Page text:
Number One Of Three: In David Cunliffe Labour now has a leader who is willing to be as radical as his party. Significantly, it is the third leg of the tripod - the Labour Caucus - which is visibly wobbling. The KiwiAssure policy is a worrying case in point. Radical in intent, radical in expression, but disappointingly conservative in execution.
LABOUR’S NEW “KIWIASSURE” policy neatly expresses the party’s current strengths and weaknesses.
At first blush it seems to represent a radical leftward lurch all the way back to the 1970s – as Economic Development Minister, Steven Joyce, gleefully pointed out. Upon closer examination, however, KiwiAssure, is considerably less than it seems.
Before being signed-off by the next Labour-led government, the proposed insurance company will have to pass what finance spokesperson, David Parker, calls a “business test”. Mr Parker also makes it clear that KiwiAssure will not come with a government guarantee.
Now, the average Labour supporter might well object: “What on earth is the point of a state-owned insurance company that will, in every respect that matters, be indistinguishable from its private sector competitors?”
Given the fate of AMI, that same voter might also ask what would motivate the ordinary Kiwi family to put its faith (not to mention its future financial security) in a state-owned insurer that not even its own creator is willing to stand behind?
Radical in its intent; radical in its expression; but deeply conservative in its execution: Kiwiassure is symbolic of a Labour Party whose three key components have yet to mesh together.
At the summit of the Labour Party stands its new leader and his hand-picked team of professional advisers. David Cunliffe has surrounded himself with men and women of considerable talent and experience. Not quite JFK’s Camelot, but certainly a reasonable approximation of Aaron Sorkin’s “The West Wing”.
Mr Cunliffe’s team, and the business people who have agreed to act as his sounding-boards, all display a rare willingness to embrace the radical visions of the “policy aggressor” Labour’s new leader is shaping-up to be.
This radical vision is answered overwhelmingly, and with undisguised enthusiasm, by the Labour Party’s rank-and-file branch members and trade union affiliates. Indeed these latter give Mr Joyce’s quip about the 1970s more than a little substance.
The eighth decade of the twentieth century represented the high-water mark of social-democracy in the post-war era. At the beginning of the 1970s, predictions of capitalism’s imminent demise did not seem at all exaggerated. By their end, social-democratic parties all around the world were in headlong retreat before the extraordinary force of the neoliberal counter-revolution.
As is so often the case with New Zealand, neoliberalism arrived here five years late and on the arm of the most unlikely of promoters. Sir Roger Douglas was also a policy aggressor, but unlike Mr Cunliffe, his aggression was informed by and implemented on behalf of the Right from a strategically pivotal position within a party of the Left.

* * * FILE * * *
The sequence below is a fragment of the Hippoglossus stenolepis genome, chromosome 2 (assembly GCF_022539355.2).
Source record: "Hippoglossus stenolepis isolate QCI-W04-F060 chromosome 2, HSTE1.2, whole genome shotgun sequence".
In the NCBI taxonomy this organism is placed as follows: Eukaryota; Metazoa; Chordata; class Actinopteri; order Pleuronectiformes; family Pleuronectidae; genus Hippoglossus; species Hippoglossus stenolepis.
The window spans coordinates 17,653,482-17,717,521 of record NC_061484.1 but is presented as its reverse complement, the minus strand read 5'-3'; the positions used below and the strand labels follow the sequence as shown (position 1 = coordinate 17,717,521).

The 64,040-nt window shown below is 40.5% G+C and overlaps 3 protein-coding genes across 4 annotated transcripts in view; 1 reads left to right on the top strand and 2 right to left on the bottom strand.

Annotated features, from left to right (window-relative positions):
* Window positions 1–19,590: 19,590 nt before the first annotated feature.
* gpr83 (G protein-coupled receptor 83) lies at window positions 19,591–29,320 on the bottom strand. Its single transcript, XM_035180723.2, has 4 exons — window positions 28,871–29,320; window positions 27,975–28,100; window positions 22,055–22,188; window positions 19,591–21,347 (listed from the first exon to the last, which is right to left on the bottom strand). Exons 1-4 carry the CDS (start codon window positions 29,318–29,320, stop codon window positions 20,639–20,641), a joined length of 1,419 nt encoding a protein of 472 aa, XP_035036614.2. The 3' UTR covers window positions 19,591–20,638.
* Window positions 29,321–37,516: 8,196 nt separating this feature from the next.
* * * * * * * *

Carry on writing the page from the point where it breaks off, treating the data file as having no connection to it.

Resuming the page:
That made Sir Roger and his followers the most dangerous cuckoos ever to take up residence in Labour’s nest, and it has taken the best part of 30 years to eradicate their legacy within the party organisation.
Observing the party closely since the departure of Helen Clark in 2008 has been a little like watching Rip Van Winkle rousing himself from twenty long years of slumber.
The radicalism which had built up such a head of steam in the Labour Party following the 1981 Springbok Tour, and which helped to generate the record 93.7 percent voter turnout at the 1984 snap election, was brought to a shuddering halt by Rogernomics.
But the civil wars of the 80s and 90s are over and the long reign of Queen Helen has ended. Radical political pressure in the rank-and-file’s boilers is again rising and David Cunliffe is ready to put it to good use.
Which leaves only the third component in Labour’s machine – the Caucus. At the conference just concluded a distressingly large number of Labour MPs put on a display of childish pique that bodes very ill for the party’s future.
This surly, sulking behaviour is driven by the fact that the caucus’s understanding of itself and its role has proved to be the most difficult legacy of Rogernomics to eradicate.
Before Rogernomics, Labour’s caucus arose almost organically from the party organisation: its values and the party’s values being both consistent and compatible. But the imposition of neoliberalism from within the framework of a left-wing political party radically recast the caucus’s role. Rogernomics required Labour MPs to overawe and repress the rank-and-file. Far too many Labour MPs still see their role as bringing the membership into line with their views.
And so we have KiwiAssure: a policy announced by a radical party leader; supported by a radical party membership; but whose final shape was dictated by the doubts and objections of a not at all radical Labour caucus. A caucus that still insists (albeit where neither its leader nor the party’s rank-and-file are listening in) that it knows best.
Meatloaf reckons that “two out of three ain’t bad”, but to win, all three of Labour’s moving parts must be in sync.
This essay was originally published in The Press of Tuesday, 5 November 2013.